One and half years ago, my heart stopped beating. I was very lucky being close to my savior who brought me back to life. The decision of my doctor was final and non-negotiable: “You have to stop all your sport activities with immediate effect.” For someone who was doing sport every day, this sounded like a request to stop breathing.
One and half years later, I am celebrating my big personal achievement. After careful consideration of my doctor and months of disciplined training, I am running 10 kilometers (6.2 miles) again which was my running routine before my heart failure. The word failure is the driving force behind my personal achievement. Whenever I experience a failure (even if it’s a heart failure), challenge or setback, I try to clear my mind of negative emotions and focus on seeking valuable lesson and the possibilities. To use the language of emotional intelligence, this ability is what we call Optimism.
“Optimism is a strategy – a way of dealing with difficulties and sensing opportunities. It’s about your vision, foresight and emotional toughness to fight the gravitational pull of negativism, despite challenges and setbacks.”
When I took my first Emotional Capital Report (ECR) assessment, Optimism was the one out of total ten emotional competencies where I scored very high indicating that this was my signature strength. This gave me the answers to why I never hesitated to take measured risks such as moving from Sales to HR, relocating from Slovakia to Morocco as an HR Consultant, or leaving corporate career and starting my own business. And it does give me lot of courage whenever I am in face of a challenging situation, new project or an important decision.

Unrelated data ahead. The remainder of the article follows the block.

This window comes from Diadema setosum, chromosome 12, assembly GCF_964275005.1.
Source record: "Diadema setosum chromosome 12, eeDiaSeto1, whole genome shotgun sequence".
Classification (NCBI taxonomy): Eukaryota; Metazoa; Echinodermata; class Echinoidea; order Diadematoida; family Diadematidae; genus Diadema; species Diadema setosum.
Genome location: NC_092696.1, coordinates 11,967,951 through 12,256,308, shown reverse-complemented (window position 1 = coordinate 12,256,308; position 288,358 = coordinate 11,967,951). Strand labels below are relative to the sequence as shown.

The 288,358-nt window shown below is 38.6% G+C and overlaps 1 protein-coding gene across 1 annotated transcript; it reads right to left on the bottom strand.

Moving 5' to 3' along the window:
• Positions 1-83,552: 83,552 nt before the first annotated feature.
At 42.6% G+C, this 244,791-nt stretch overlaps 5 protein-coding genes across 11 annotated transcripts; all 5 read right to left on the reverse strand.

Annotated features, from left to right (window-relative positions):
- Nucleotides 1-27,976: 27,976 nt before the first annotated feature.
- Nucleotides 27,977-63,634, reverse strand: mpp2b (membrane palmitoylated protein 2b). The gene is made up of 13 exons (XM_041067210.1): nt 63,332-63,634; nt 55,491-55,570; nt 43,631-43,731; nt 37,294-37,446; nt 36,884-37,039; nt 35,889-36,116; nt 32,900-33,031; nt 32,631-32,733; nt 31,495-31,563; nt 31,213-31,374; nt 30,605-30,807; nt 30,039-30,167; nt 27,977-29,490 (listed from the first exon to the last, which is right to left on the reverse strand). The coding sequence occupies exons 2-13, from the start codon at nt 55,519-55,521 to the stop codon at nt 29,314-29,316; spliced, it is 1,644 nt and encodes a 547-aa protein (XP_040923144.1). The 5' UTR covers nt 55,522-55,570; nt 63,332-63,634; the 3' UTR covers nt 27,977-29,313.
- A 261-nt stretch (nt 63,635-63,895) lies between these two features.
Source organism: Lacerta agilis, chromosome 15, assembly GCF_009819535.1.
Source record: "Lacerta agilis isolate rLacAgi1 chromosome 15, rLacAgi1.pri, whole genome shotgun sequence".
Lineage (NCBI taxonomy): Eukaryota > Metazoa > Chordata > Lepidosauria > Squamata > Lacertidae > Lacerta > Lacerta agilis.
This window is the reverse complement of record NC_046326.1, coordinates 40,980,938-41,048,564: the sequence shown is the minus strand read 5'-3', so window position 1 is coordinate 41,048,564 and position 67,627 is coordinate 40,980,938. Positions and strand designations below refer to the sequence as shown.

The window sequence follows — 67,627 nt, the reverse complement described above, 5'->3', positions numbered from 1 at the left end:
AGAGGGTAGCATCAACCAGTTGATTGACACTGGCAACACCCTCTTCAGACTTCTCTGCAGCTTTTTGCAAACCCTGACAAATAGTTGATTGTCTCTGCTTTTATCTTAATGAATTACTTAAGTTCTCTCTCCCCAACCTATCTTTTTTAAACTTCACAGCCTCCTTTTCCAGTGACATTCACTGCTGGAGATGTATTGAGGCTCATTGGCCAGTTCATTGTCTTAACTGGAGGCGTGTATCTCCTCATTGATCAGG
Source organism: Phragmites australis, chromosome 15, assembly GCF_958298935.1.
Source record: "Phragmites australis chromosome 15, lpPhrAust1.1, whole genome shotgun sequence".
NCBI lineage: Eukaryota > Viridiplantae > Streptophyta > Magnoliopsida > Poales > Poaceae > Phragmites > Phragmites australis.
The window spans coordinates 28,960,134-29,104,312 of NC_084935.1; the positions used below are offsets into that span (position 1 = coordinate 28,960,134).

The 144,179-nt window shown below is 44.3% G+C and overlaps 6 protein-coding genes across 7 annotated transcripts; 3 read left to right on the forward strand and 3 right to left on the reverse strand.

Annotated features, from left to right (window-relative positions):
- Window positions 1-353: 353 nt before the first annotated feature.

Many of my coaching clients feel stuck in their career, indecisive when facing difficult situation, not innovative or creative enough, and uncomfortable with challenging the status quo. When I ask them to complete their ECR, more often than not, Optimism appears to be their development area. And in fact, lower level of Optimism seems to be a strong indicator of the tendency to avoid being exposed to differences and of the preference to operate in rather homogeneous environment. Working across differences can be very frustrating, tiring and sometimes it causes a real fatigue. And then, even those who feel comfortable in face of differences, those who understand the reasons behind different behaviors or beliefs, those who have built up a repertoire of strategies how to bridge differences, or those who can modify their behaviors for the sake of mitigating the risk of misinterpretations, they all will at some point fail when dealing with differences. There will be a moment when, despite all the effort, their positive intent will cause a negative impact on someone else. The deeply embedded human need for survival makes our brains permanently scan for potential danger and any misunderstanding is automatically evaluated by human brain as a threat. Therefore, our brains focus much stronger on negative emotions. That is a reason enough why we need a higher level of optimism in such moments. No matter how uncomfortable our failure feels, it is very important to put a positive spin on it and examine how we performed in that situation and what is the lesson for future actions. Otherwise, this single failure can dominate and affect all our future interactions with those who are different which can reinforce the tendency to avoid differences. Optimism helps us to see mistakes, misunderstandings and negative events as temporary. In contrast, those who lack optimism tend to see negative experiences as permanent which can consequently lead to generalizations and stereotyping.
I agree, working across differences requires time and energy. And you will fail at some point. But without Optimism, you might never fully and deeply experience the beauty and richness of this diverse world. And you might never run your 10 km again.